Those of us in the business events industry have long believed in the power of our sector, but it has not been quantified, until now. $1.5 trillion — the estimated global spend of the business events industry, according recent Events Industry Council (EIC) research — is a lot to wrap your head around. Consider this: If the business events industry were a country, its GDP would rank between Australia and Russia — that is to say, it would be the 13th largest in the world.
We know that business events are more than just a means for people to meet face-to-face; we are a powerful platform for global economic and social progress. Now backed by the results of the “2018 Global Economic Significance of Business Events Study” — conducted by Oxford Economics on behalf of EIC and supported by the PCMA Education Foundation, the MPI Foundation, Hilton, and IMEX — we can begin to help those outside the business events industry grasp what we’ve known all along.
It’s a pivotal moment for the business events industry, and one I believe will further improve our profession, our purpose, and our world.
The economic significance study results highlight how the industry has changed and gives us an opportunity for self-reflection. Business events continue to experience disruption in the forms of consolidation, budget constraints, governmental policies, the audiences we attract and way we provide content, and even as a result of climate change.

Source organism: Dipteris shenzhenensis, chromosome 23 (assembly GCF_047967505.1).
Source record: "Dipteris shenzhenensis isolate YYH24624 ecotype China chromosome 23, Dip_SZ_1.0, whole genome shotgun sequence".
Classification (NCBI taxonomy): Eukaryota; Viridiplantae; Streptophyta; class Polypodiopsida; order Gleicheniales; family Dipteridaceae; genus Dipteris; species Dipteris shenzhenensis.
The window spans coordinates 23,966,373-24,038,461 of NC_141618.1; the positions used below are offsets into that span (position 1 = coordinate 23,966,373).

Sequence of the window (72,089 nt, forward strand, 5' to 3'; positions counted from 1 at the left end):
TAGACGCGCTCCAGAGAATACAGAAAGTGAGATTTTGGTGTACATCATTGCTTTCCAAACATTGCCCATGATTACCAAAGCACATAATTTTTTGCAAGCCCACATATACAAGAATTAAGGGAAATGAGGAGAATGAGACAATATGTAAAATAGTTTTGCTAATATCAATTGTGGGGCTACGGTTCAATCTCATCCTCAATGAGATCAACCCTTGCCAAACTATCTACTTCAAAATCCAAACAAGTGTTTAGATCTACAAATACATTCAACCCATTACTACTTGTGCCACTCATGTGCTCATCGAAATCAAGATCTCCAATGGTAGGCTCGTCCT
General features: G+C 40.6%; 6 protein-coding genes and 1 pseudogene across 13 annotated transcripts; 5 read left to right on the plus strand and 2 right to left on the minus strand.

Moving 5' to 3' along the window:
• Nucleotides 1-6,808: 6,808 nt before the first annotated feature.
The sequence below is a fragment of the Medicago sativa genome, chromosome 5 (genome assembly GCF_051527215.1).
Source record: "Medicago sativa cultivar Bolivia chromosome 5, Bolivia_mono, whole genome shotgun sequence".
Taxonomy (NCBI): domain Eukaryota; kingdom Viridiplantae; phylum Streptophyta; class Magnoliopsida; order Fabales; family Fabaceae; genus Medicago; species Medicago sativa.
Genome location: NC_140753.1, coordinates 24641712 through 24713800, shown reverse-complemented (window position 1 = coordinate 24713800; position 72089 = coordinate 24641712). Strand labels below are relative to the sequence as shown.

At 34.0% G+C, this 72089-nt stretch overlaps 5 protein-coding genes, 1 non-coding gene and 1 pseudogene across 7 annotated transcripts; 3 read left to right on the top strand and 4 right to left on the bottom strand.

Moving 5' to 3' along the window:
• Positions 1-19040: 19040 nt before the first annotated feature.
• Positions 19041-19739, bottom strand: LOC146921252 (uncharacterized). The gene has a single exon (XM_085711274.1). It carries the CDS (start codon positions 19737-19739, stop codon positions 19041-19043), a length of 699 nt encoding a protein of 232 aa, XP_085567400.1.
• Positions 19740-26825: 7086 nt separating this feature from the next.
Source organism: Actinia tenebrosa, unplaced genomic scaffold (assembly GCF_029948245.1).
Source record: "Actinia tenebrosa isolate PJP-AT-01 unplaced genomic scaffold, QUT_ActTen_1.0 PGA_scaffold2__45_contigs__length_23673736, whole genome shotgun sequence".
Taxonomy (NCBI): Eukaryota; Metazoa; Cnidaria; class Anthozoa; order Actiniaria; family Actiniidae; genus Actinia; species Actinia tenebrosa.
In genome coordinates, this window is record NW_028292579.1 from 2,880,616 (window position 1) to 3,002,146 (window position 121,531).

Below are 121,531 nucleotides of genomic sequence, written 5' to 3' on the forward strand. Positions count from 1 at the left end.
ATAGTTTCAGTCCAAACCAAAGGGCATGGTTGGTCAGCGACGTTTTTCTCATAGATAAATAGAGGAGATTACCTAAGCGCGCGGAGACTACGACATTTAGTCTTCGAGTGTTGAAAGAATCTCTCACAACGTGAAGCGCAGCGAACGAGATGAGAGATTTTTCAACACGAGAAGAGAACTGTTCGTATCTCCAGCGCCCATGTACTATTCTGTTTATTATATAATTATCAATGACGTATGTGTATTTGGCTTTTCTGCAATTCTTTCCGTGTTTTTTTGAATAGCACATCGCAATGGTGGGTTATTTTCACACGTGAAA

I am confident that together we will construct innovative solutions to overcome these hurdles. It’s why we make sure that PCMA continues to evolve, so that we can meet the professional and personal needs of our community by producing even stronger education programs and networking events. It’s why the theme for our annual Convening Leaders event next month in Pittsburgh is “Disrupt & Deliver.”
Still, we understand that there is much more work to be done. That is why PCMA will continue to share the message that business events play an integral role in global economic and social transformation.
We know that our industry already is engaging differently than a decade — or even a few years — ago. For example, many events make meaningful corporate social responsibility initiatives part of their event programs. Those kinds of contributions may be more difficult to quantify economically, but they do add up and serve to demonstrate our industry’s ability to make the world a better place.